Nick Bollinger acknowledges the meeting of a bluegrass veteran and a great American folk poet.
Nearly 50 years after his death, Woody Guthrie remains America’s greatest folk poet and it’s hard to imagine a time when songs like ‘This Land Is Your Land’ or ‘So Long It’s Been Good To Know Yuh' didn’t exist. Still, it was surprising when, back in the late 90s, Wilco and Billy Bragg turned up a whole lot of Guthrie songs no one had ever heard. And it seems that was just the tip of the iceberg. Now Del McCoury and his band have brought to life another dozen Guthrie compositions, that have until now remained unsung.
77 years old, yet still singing with a young man’s verve and vocal range, McCoury is a living link to the beginnings of the music known as bluegrass. In the early 60s he played banjo and sang with Bill Monroe, bluegrass’s founding father - inventor, in fact. Yet right through that decade, and most of the 70s and 80s as well, McCoury held down day jobs in construction and logging, only turning pro in the 90s, by which time his sons, and a couple of others, had joined him as The Del McCoury Band. And there’s something about having spent all those years making music outside the demands of commerce that has preserved the purity of his approach. This might be as close to Monroe’s original model as you’ll hear anywhere today. This isn’t newgrass, progressive hillbilly, or anything else.
That said, McCoury isn’t averse to a musical adventure. He’s jammed with the String Cheese incident, and few years ago made an album and toured with Steve Earle .It was at a festival in the late 2000s that McCoury made the acquaintance of Norah Guthrie, daughter of Woody and custodian of the Guthrie archives, which in addition to paintings, drawings, photos and prose holds that extraordinary collection of unrecorded songs. To Guthrie, writing verse was not that different to breathing. He wrote on a daily, if not hourly basis, and his subjects ranged from the profound to the plebeian.
Though Woody (born in 1912) was a generation older than McCoury, Norah heard in McCoury’s vintage country style the sort of music she could picture Woody playing, if he’d had a band. Yet for all their musical commonalities, McCoury, as it turned out, had little idea who Woody Guthrie was. The southern bluegrass world he came from was culturally a long way from the folk, art and protest movements in which Guthrie had been engaged. Yet he quickly realised that he actually knew many of Guthrie’s songs; he just hadn’t associated them with their author. And presented with a sheaf of unsung lyrics, McCoury proved Norah Guthrie’s instincts were right; he found himself singing the words as though they had just come tumbling out of his own head – whether in bewilderment at the New York City trains, poignant reflection on the loss of family members, or contemplating women’s fashions in hat-wear.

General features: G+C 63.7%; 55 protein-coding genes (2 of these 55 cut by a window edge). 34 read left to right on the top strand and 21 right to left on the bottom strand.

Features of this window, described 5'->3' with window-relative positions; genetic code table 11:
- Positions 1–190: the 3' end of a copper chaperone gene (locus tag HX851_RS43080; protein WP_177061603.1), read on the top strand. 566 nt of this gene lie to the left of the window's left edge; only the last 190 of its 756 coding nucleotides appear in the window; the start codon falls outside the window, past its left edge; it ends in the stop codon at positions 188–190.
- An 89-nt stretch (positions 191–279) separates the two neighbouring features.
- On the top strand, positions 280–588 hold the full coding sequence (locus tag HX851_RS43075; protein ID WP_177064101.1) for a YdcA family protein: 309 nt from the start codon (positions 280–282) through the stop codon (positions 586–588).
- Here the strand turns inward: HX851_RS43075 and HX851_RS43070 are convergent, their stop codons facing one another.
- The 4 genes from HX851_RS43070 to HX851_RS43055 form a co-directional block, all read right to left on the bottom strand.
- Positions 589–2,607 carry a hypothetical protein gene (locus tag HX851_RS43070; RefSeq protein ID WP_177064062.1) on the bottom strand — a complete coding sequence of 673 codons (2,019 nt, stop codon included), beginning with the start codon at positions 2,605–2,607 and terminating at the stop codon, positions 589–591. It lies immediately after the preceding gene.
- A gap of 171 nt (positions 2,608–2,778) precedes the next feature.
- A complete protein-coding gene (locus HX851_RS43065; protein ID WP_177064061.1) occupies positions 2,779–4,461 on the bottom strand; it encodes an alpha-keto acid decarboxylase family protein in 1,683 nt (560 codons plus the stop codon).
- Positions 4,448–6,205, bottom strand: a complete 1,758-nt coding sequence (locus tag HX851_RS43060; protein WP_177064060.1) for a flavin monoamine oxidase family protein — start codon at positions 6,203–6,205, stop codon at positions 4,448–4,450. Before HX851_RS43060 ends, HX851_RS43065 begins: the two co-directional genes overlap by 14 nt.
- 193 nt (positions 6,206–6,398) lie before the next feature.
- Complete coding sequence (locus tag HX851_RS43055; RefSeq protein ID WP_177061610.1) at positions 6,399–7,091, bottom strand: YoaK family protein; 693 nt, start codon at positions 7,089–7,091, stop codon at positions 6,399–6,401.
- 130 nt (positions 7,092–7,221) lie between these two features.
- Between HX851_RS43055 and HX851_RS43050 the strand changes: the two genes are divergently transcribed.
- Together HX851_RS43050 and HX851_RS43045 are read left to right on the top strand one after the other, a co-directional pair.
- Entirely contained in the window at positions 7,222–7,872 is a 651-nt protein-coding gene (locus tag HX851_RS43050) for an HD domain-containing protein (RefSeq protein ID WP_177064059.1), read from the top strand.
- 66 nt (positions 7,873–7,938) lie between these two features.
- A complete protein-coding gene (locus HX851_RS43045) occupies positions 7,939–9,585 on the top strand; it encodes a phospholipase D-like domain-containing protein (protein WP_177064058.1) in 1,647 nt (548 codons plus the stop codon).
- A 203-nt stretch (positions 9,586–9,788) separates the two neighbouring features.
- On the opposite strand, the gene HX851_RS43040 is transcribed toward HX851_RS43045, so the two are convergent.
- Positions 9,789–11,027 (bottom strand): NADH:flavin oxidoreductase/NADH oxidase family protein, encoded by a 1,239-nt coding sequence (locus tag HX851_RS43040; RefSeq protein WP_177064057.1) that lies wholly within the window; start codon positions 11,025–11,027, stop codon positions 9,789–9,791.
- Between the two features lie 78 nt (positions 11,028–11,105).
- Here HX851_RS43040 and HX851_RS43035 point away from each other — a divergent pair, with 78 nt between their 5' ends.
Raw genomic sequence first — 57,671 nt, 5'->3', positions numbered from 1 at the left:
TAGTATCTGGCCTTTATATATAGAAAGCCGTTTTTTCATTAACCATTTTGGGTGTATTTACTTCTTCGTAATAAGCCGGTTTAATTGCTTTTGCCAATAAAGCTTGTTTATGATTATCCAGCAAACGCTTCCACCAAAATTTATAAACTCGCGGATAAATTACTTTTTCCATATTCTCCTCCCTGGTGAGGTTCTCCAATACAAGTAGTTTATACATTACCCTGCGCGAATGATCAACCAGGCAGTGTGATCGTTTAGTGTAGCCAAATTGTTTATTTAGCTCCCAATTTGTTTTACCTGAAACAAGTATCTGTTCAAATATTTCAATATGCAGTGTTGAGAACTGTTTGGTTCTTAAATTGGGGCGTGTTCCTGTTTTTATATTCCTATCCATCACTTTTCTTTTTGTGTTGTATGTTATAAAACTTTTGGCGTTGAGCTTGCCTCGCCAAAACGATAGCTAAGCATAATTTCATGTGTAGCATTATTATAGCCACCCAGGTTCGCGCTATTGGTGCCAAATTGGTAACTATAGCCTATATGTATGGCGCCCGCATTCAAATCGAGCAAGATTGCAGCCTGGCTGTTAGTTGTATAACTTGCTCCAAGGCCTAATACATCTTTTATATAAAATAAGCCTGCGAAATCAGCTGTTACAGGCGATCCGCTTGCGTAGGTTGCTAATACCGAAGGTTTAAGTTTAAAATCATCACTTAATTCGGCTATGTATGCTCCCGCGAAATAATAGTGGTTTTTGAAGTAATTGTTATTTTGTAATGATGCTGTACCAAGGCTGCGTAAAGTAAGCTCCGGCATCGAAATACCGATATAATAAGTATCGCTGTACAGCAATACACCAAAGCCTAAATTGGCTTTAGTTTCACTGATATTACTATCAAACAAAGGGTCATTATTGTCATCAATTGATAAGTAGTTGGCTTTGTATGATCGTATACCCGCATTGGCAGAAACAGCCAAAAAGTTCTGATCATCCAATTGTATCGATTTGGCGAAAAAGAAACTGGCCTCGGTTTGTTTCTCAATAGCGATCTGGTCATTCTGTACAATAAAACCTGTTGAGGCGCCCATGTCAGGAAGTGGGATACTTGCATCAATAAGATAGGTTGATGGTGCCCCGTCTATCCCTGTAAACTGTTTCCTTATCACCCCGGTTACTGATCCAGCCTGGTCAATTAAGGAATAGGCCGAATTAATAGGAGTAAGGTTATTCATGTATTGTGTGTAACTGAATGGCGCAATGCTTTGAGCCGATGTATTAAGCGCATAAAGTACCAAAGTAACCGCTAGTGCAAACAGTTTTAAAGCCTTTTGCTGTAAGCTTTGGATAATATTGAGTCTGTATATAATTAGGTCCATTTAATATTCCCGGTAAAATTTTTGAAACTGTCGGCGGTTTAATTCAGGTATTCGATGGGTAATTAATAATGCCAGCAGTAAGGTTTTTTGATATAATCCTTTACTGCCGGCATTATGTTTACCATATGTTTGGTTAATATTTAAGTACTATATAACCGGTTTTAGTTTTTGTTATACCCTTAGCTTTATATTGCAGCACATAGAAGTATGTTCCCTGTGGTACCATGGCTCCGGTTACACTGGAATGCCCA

Apparently Norah Guthrie gave McCoury her blessing to change a word here and there if he had to; he didn’t. It’s as though Guthrie’s verses were written for his voice; the way he accentuates particular words – ‘buffalo trail’ or ‘government’ – has got to be exactly as Guthrie intended.
Mermaid Avenue – the two discs of Guthrie songs set by Wilco and Bragg – invited a reassessment of Guthrie’s talents. He had long been typecast as the dust bowl balladeer or writer of activist anthems. But songs like ‘My Flying Saucer’, ‘Airline To Heaven’, ‘Hoodoo Voodoo’ or ‘Walt Whitman’s Niece’ showed he could equally be a surrealist, a modernist or eroticist. Del and Woody, on the other hand, sets him in a tradition of country songwriters. If Mermaid Avenue made the case for Guthrie as a rock’n’roller, Del and Woody asserts him as a peer of Hank Williams. The two approaches are equal in their breadth of imagination, and their depth of humanity. And each, in its own way, rocks just as hard.
Songs featured: The New York Trains, Cheap Mike, Family Reunion, Wimmin’s Hats, The Government Road, Ain’t A Gonna Do.
Del and Woody is available on McCoury Music.